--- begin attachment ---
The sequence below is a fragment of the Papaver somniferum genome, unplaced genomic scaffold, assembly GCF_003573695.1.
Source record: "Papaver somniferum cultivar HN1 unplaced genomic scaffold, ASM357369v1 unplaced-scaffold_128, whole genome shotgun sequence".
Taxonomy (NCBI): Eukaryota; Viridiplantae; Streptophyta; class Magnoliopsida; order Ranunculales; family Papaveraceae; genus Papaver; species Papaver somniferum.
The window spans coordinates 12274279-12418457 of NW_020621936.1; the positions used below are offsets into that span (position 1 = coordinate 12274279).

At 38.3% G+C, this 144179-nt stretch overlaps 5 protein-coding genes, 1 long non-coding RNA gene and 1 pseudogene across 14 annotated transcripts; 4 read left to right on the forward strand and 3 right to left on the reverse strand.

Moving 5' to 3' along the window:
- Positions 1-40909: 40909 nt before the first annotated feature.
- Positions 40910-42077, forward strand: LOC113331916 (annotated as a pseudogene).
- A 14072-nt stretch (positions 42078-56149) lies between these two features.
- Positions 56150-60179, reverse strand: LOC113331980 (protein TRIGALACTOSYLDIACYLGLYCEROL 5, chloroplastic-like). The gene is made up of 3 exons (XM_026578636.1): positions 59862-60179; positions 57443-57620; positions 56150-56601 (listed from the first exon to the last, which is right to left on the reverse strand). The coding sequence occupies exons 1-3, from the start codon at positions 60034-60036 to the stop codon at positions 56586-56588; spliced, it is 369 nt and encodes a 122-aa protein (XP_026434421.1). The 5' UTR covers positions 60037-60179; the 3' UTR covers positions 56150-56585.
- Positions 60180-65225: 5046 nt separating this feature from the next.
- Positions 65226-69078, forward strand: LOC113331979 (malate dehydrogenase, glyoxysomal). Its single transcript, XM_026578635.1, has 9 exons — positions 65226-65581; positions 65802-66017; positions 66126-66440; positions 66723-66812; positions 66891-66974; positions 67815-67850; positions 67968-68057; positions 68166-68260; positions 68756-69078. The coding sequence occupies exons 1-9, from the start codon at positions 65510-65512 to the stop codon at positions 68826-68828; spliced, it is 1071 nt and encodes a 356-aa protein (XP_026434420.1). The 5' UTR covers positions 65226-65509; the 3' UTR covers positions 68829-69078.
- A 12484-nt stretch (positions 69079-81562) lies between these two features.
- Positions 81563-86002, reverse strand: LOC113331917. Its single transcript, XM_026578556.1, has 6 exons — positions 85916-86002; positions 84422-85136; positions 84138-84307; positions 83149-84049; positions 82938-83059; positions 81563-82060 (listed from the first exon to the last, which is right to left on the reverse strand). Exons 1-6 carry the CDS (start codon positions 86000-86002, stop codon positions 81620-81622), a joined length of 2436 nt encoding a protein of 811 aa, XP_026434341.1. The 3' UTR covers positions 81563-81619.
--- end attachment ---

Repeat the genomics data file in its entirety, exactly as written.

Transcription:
The sequence below is a fragment of the Papaver somniferum genome, unplaced genomic scaffold, assembly GCF_003573695.1.
Source record: "Papaver somniferum cultivar HN1 unplaced genomic scaffold, ASM357369v1 unplaced-scaffold_128, whole genome shotgun sequence".
Taxonomy (NCBI): Eukaryota; Viridiplantae; Streptophyta; class Magnoliopsida; order Ranunculales; family Papaveraceae; genus Papaver; species Papaver somniferum.
The window spans coordinates 12274279-12418457 of NW_020621936.1; the positions used below are offsets into that span (position 1 = coordinate 12274279).

At 38.3% G+C, this 144179-nt stretch overlaps 5 protein-coding genes, 1 long non-coding RNA gene and 1 pseudogene across 14 annotated transcripts; 4 read left to right on the forward strand and 3 right to left on the reverse strand.

Moving 5' to 3' along the window:
- Positions 1-40909: 40909 nt before the first annotated feature.
- Positions 40910-42077, forward strand: LOC113331916 (annotated as a pseudogene).
- A 14072-nt stretch (positions 42078-56149) lies between these two features.
- Positions 56150-60179, reverse strand: LOC113331980 (protein TRIGALACTOSYLDIACYLGLYCEROL 5, chloroplastic-like). The gene is made up of 3 exons (XM_026578636.1): positions 59862-60179; positions 57443-57620; positions 56150-56601 (listed from the first exon to the last, which is right to left on the reverse strand). The coding sequence occupies exons 1-3, from the start codon at positions 60034-60036 to the stop codon at positions 56586-56588; spliced, it is 369 nt and encodes a 122-aa protein (XP_026434421.1). The 5' UTR covers positions 60037-60179; the 3' UTR covers positions 56150-56585.
- Positions 60180-65225: 5046 nt separating this feature from the next.
- Positions 65226-69078, forward strand: LOC113331979 (malate dehydrogenase, glyoxysomal). Its single transcript, XM_026578635.1, has 9 exons — positions 65226-65581; positions 65802-66017; positions 66126-66440; positions 66723-66812; positions 66891-66974; positions 67815-67850; positions 67968-68057; positions 68166-68260; positions 68756-69078. The coding sequence occupies exons 1-9, from the start codon at positions 65510-65512 to the stop codon at positions 68826-68828; spliced, it is 1071 nt and encodes a 356-aa protein (XP_026434420.1). The 5' UTR covers positions 65226-65509; the 3' UTR covers positions 68829-69078.
- A 12484-nt stretch (positions 69079-81562) lies between these two features.
- Positions 81563-86002, reverse strand: LOC113331917. Its single transcript, XM_026578556.1, has 6 exons — positions 85916-86002; positions 84422-85136; positions 84138-84307; positions 83149-84049; positions 82938-83059; positions 81563-82060 (listed from the first exon to the last, which is right to left on the reverse strand). Exons 1-6 carry the CDS (start codon positions 86000-86002, stop codon positions 81620-81622), a joined length of 2436 nt encoding a protein of 811 aa, XP_026434341.1. The 3' UTR covers positions 81563-81619.